Tempted to Leave in the Midst of Mixed Emotions

Flash Fiction

Photo by Alex Iby via Unsplash

Locked in the basement of their home, she waits. Years of feeling used and unwanted hang at her side. He has a crazy way of showing he loves her. She feels love, though. Is it indeed that? When he caressed her cheek lightly after she cooked his favorite meal . . . When he held her close to him in post-coital bliss . . . When he showed her off at public affairs . . .

This is their life. A back and forth of safety and danger and defeat and peril. She is at the center of a damaging storyline. Can she turn the page? Will she shift the plot?

He doesn’t like his story yet he carries it with him.

He is a burly man. A tall, lumberjack with a thick red beard to match his thick red hair. His voice is a boombox set to the highest volume. He bleeds disruption. Deep inside, there is this gentle boy who spent hundreds of nights trapped in a closet — put there by his drunk father who didn’t like the way he breathed.

At the age of ten, he was tasked with being the man of the household. A paper route and bottle cap hunting became odd jobs with little pay. A breadwinner. A means to an end.

His mother wrapped herself in blind intelligence and sulked her life away in the folds of a Tempur-Pedic mattress while her children played house. She died on his fifteenth birthday.

He makes sure she’s fed. The fattened calf. The precious lamb.

He doesn’t like his story yet he carries it with him.


She pulls the small window latch towards her, calls the winter breeze inside to feel something other than the pain stuck to her bones. She knows he’ll come downstairs soon to offer a plate a food. Maybe spaghetti tonight. Or stewed beef. 

He makes sure she’s fed. The fattened calf. The precious lamb. He was a chef in his former life. She fell in love with his alfredo sauce. It was bait.

There are no children. Her mother said to be thankful she did not have the extra baggage. She can leave without tethers. She can bolt upright and out of her life with the right tools. Does she have the right tools?

He weighs the rice before plating it. A cup full. Steamed broccoli. Baked chicken bathed in homemade gravy. Scratch honey cornbread.

He walks the plate down to his wife. His prisoner. His catch. He loved her deeply. He hopes she knows this. This is for her own good. No one else will leave him. No one else can try. She is all he had.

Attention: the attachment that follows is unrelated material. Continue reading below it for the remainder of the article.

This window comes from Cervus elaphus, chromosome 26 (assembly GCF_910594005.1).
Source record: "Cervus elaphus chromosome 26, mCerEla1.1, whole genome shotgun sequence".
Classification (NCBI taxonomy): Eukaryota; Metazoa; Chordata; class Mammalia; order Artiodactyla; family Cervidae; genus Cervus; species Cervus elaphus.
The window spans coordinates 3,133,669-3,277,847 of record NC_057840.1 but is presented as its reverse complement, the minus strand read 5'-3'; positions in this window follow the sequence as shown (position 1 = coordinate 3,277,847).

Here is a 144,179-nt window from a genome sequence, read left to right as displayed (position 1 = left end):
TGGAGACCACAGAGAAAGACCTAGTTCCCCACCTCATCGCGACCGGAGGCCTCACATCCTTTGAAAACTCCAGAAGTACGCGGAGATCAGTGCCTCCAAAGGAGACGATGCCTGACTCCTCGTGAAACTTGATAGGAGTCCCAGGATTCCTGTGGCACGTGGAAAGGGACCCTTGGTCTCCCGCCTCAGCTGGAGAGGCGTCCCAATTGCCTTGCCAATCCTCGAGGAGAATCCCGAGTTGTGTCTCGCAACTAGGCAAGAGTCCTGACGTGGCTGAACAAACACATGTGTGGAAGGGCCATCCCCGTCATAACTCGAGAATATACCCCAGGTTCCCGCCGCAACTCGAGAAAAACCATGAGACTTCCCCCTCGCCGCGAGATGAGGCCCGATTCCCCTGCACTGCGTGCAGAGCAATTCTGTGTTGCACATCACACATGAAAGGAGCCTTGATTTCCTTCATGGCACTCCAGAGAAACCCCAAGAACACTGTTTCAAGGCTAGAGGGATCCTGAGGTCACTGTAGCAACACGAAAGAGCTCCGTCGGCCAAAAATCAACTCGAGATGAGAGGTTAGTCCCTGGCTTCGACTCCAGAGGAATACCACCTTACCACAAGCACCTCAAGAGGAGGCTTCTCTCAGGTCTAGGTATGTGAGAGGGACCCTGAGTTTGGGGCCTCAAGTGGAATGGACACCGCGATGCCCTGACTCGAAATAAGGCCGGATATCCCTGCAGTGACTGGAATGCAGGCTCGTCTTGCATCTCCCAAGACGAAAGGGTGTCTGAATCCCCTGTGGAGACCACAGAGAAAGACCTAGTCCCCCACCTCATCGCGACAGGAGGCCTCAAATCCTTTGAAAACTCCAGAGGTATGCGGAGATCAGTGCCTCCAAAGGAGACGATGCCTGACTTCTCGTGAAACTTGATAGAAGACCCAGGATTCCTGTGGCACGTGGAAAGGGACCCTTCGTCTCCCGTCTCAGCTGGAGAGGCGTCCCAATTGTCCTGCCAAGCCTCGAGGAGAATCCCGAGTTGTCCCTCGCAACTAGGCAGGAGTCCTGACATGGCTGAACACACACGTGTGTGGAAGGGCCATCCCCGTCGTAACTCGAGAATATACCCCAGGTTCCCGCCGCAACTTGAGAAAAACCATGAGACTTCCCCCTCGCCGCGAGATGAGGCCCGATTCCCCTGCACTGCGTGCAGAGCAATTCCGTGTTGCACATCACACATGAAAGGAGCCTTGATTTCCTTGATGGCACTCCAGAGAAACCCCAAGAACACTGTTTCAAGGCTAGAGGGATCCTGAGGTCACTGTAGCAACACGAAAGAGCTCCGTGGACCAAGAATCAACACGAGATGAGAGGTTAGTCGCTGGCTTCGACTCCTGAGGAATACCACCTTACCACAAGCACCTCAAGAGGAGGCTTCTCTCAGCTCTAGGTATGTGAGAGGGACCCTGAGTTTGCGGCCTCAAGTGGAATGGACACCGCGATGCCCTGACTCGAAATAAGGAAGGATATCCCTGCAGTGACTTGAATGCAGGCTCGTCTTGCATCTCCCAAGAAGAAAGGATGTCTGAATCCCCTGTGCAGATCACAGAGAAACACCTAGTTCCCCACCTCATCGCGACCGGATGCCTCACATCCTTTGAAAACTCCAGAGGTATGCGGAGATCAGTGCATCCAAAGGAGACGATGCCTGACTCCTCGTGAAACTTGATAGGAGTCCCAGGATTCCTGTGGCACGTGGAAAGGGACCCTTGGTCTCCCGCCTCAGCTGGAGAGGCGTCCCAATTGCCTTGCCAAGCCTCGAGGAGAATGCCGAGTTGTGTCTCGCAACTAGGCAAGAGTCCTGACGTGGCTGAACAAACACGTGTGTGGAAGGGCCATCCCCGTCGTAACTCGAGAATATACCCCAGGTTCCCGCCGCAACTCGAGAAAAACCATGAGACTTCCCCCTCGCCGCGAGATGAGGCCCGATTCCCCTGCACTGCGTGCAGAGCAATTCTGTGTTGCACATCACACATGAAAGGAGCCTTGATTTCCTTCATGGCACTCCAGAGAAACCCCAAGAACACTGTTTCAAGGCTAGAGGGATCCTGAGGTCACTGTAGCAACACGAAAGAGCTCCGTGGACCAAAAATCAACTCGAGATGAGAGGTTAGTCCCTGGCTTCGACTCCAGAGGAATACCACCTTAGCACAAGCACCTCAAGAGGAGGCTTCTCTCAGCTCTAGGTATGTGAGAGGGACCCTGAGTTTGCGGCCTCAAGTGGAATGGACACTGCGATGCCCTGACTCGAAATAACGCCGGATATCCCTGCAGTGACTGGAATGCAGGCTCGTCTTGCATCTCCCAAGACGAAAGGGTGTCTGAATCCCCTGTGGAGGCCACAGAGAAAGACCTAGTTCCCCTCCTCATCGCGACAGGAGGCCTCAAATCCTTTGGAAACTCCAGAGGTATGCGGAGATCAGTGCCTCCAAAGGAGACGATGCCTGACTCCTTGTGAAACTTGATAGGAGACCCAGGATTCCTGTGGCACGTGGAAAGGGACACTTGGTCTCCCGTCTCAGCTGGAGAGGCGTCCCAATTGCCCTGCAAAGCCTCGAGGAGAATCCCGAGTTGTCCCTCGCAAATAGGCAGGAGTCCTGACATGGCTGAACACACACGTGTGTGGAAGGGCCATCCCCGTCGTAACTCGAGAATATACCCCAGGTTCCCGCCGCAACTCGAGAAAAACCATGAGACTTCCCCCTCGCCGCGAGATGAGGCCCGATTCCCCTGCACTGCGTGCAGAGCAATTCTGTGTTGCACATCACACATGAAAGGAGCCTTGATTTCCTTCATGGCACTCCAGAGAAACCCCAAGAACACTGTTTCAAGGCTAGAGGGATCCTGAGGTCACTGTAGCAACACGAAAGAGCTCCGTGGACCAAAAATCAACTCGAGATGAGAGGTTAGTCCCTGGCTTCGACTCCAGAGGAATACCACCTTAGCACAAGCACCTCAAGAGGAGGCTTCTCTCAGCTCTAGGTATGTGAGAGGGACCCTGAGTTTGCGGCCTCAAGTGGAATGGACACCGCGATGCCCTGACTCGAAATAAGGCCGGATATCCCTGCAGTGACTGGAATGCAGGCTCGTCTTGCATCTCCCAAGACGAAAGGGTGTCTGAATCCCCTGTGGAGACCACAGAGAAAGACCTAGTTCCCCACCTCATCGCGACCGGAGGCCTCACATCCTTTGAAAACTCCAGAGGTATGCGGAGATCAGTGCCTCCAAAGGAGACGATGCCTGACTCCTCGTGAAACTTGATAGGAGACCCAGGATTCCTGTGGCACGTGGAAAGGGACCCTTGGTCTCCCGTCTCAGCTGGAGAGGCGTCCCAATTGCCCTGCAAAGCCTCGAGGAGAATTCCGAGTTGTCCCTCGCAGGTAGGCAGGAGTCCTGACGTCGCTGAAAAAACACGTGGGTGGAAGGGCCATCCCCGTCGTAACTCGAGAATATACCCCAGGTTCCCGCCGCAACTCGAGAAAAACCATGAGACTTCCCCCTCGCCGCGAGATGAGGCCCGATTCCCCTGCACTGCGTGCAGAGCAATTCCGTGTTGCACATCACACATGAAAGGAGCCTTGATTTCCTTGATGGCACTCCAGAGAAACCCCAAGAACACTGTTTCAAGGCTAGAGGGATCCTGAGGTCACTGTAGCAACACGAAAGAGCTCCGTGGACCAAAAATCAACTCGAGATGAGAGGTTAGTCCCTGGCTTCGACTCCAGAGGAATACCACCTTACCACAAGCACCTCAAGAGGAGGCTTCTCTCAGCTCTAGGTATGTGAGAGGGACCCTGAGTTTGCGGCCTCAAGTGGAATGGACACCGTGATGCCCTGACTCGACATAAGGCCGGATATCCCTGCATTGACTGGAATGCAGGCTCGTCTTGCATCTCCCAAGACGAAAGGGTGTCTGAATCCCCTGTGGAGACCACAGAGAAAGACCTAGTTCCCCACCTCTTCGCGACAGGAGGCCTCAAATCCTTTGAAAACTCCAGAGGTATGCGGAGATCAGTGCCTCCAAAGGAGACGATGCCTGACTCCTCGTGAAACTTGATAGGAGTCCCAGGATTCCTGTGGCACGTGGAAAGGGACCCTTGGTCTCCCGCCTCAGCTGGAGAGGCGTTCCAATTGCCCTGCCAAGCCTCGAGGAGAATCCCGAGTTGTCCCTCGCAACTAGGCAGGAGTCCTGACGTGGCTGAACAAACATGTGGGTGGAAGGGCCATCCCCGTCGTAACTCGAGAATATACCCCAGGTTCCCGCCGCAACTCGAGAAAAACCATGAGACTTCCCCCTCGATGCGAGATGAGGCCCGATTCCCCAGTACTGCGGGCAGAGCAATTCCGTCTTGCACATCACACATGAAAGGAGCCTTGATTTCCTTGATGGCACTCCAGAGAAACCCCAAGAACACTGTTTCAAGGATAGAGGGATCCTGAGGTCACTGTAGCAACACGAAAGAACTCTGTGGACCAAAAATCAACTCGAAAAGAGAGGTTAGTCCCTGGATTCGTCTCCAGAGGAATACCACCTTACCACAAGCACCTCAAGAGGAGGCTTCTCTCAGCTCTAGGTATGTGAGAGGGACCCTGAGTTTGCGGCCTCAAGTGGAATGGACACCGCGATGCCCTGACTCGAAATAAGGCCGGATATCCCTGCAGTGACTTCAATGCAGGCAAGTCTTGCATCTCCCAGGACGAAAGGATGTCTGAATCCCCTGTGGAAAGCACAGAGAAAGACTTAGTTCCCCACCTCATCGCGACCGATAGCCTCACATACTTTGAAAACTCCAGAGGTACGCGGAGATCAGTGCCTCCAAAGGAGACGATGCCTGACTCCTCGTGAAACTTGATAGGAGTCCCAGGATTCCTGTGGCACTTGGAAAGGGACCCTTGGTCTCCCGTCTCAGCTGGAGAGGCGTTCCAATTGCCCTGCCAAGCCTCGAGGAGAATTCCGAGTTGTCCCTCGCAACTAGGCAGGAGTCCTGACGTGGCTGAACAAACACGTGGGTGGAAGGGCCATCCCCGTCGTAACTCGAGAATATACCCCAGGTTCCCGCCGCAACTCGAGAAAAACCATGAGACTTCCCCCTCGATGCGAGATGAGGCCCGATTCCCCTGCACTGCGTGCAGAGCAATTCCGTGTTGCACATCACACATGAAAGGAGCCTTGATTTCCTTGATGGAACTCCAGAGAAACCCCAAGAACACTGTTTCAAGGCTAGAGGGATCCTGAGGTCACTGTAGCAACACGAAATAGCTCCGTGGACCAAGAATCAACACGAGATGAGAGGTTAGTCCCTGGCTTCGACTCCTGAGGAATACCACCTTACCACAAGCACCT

“I made your favorite tonight, babe. Be careful. It’s hot.”

The scent of the food overpowers the fresh breeze outside. She closes the window. She looks at her husband. He stands before her with sad eyes. An even sadder smile. He places the food on a tray five feet away from her.

“I made your favorite tonight, babe. Be careful. It’s hot.”

Was she careful? Could she be? It isn’t love when you start thinking about throwing a hot pot of grits on another human being. It isn’t love when you imagine their face melting off right before your eyes.

She tastes a spoonful of rice with gravy. Her body remembers the comfort she was lured to in the beginning.

“Tomorrow, I’ll leave,” she says under her breath. “Tomorrow.”

Does she have the right tools?


Originally published via Medium.

Un-fixable


Flash Fiction

Photo by Tyler Lastovich via Pexels

Readers: The following fictional piece is one of abandonment, frequent miscarriages, and self-harm.


My body decided to terminate my pregnancy. The phone calls won’t stop. Everyone says the same thing. Everyone thinks I can just pick up and start anew. It doesn’t work that way.

I’m broken. There’s no fixing me. This is the third time. It will be my last.


My name is Clara De Jesus-Mendez Moses. I am an only child to older parents. Friends say, maybe it’s my DNA. That I am full of codes and clues and puzzles that only lead to trauma. My mom was forty-two when she had me. Dad was fifty.

I grew up in a stuffy, one-percent, melanin-robbed neighborhood. Piano lessons. Debutant balls. Beauty pageants. Cozy Camp Lassiter. Passing . . .

My family denied our heritage. Mom, half Black & Israeli. Dad, half Mexican & Black. I fit somewhere in the middle as a conglomerate of all things and no things.

They married me off at a young age — 19. Todd Ramses Moses. Yes, it’s a weird name. But he was beautifully breathtaking. He was a God. My God. I worshiped him. I was his temple.